1998 Rio 400

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Brazil   1998 Rio 400
Race details
Race 5 of 19 in the 1998 CART season
Date May 10, 1998
Official name Rio 400
Location Emerson Fittipaldi Speedway, Rio de Janeiro, Brazil
Course Permanent racing facility
1.864 mi / 3.000 km
Distance 133 laps, 247.912 mi / 398.976 km
Pole position
Driver United Kingdom Dario Franchitti Team KOOL Green
Time 39.005[1]
Fastest lap
Driver Italy Alex Zanardi Chip Ganassi Racing
Time 39.328 (on lap 131 of 133)
Podium
First Canada Greg Moore Forsythe Racing
Second Italy Alex Zanardi Chip Ganassi Racing
Third Mexico Adrian Fernández Patrick Racing

The 1998 Rio 400 was the fifth round of the 1998 CART World Series Season, held on May 10, 1998 on the Autódromo Internacional Nelson Piquet, Rio de Janeiro, Brazil.

Qualifying[edit]

The Scottish driver Dario Franchitti, from Team Green set the pole.

Race[edit]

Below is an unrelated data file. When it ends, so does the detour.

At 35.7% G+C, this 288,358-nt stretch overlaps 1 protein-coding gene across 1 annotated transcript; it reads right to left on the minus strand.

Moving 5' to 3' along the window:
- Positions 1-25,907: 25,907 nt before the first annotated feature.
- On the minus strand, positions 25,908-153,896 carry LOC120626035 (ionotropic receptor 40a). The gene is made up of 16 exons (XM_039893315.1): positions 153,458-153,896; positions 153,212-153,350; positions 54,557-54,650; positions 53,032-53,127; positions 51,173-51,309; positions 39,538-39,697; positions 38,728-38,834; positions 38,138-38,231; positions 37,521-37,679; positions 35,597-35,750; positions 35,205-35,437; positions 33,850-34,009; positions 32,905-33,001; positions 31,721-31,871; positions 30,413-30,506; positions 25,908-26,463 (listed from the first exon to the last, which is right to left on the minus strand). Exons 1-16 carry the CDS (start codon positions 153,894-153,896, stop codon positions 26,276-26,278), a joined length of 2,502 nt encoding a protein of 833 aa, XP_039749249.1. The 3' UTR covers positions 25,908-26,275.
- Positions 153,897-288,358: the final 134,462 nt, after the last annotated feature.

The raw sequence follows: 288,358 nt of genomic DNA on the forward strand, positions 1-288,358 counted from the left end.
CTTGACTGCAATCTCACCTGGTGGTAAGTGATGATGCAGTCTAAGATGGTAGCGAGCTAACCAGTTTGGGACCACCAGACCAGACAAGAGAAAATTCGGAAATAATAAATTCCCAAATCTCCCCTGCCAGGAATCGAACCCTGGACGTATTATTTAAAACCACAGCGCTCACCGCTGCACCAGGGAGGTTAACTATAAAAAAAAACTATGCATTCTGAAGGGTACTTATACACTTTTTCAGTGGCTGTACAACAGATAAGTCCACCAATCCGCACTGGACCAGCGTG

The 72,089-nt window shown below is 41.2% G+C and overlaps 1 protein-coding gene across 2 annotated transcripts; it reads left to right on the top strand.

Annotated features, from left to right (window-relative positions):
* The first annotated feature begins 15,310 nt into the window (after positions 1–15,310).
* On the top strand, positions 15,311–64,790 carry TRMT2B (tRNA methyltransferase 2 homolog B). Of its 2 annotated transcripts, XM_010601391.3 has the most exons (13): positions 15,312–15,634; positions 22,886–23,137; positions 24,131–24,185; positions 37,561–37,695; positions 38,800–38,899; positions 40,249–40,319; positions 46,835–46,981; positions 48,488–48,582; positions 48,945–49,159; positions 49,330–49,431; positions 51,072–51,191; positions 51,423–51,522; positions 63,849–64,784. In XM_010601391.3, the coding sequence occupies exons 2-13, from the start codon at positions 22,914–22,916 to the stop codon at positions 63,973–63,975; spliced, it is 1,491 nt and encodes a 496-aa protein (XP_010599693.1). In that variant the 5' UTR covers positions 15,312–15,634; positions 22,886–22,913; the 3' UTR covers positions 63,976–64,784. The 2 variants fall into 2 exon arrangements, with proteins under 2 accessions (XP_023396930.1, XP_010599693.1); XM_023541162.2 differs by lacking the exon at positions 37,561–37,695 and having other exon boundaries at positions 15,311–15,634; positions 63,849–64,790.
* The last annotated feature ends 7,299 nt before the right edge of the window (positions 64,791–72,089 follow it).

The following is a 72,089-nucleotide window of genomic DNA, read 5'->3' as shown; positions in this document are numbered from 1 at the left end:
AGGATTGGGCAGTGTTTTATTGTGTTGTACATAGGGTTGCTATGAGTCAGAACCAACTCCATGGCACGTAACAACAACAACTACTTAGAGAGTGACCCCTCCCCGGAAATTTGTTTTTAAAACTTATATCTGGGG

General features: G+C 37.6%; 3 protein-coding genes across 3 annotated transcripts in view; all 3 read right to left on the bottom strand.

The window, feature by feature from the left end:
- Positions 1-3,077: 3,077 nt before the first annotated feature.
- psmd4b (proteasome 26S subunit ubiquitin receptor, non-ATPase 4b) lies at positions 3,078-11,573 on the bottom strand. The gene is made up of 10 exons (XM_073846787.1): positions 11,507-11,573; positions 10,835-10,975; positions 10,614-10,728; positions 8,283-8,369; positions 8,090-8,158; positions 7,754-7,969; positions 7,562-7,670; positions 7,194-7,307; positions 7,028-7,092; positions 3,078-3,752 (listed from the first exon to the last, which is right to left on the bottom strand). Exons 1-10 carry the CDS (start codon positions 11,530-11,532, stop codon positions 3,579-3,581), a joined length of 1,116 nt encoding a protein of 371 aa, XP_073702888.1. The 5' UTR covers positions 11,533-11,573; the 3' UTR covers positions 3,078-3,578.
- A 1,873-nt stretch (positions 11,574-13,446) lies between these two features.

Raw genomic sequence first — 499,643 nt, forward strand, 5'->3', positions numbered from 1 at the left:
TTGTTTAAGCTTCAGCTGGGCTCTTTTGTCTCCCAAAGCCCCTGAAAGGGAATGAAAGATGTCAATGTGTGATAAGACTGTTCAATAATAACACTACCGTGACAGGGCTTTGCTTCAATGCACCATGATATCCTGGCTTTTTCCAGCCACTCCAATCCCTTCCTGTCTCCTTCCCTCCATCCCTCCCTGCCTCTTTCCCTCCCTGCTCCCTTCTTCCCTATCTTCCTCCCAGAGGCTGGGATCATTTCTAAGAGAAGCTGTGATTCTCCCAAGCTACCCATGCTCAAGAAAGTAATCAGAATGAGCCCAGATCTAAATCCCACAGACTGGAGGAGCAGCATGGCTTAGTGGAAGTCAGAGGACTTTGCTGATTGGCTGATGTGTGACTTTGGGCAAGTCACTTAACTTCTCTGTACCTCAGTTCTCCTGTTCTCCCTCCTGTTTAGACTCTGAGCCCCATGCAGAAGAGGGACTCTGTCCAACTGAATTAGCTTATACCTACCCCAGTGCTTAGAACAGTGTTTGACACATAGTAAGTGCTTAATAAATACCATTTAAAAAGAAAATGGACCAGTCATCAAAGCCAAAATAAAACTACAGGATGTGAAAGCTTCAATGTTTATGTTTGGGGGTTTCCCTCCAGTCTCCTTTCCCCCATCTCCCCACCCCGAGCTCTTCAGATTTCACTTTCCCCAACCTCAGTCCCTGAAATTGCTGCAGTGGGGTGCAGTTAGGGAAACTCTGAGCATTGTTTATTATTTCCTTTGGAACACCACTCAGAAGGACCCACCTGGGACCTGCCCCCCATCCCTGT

At the start, the Italian driver Alex Zanardi, from Chip Ganassi Racing took the lead. At lap 19, fellow Italian driver Max Papis, from Arciero-Wells Racing retired due a broken engine. After 21 laps, the top 6 was: Alex Zanardi, Gil de Ferran, Dario Franchitti, Tony Kanaan, Christian Fittipaldi and Michael Andretti. At lap 30, Kanaan, from Tasman Motorsports, retired due an engine fire. 1st caution was out. The lead lap cars went to pit stop at the same lap. Newman-Haas Racing driver Michael Andretti hit a tire in the pits, then he suffered a penalty. The restart came out at lap 37. A few laps later, Team Green driver Paul Tracy was hit by Gil de Ferran, from Walker Racing. 2nd caution. The restart was out at lap 47. Lap 54, the Mexican driver Michel Jourdain, Jr., from Payton/Coyne Racing hit the wall. 3rd caution was out. The restart came out at lap 60. Michael Andretti did an overtaking show. He was 1 lap down in 24th. After some laps, he was in 6th. With 65 laps to go, Zanardi, Bryan Herta, Adrian Fernández and Greg Moore did their pit stops during green flag. At that time, Fittipaldi, André Ribeiro and Helio Castroneves were out of the race. Only two Brazilian drivers were in the race at that moment: Mauricio Gugelmin and Gualter Salles. At lap 91, Salles retired due a crash at turn 1. 4th caution was out. At the same lap, polesitter Dario Franchitti retired due an engine issue. The restart happened at lap 98. After this lap, Scott Pruett, from Patrick Racing, retired. Player's Forsythe Racing driver Patrick Carpentier, suffered a tire problem at lap 102, and retired. At lap 108, the top 10 was: Zanardi, Moore, Fernandez, Richie Hearn, Herta, Jimmy Vasser, Al Unser, Jr., Andretti, Bobby Rahal and Mark Blundell. From lap 116-onwards, the battle for the win was between the Italian Alex Zanardi and the Canadian Greg Moore. At lap 120, Moore almost lost the control of his car, after he went sideways at turn 4. With 5 laps to go, Moore did an amazing overtake manoeuvre on Zanardi, and took the lead. The German driver Arnd Meier, was in front of both. Moore won the race, his first win in the season, third win on his Champ Car career.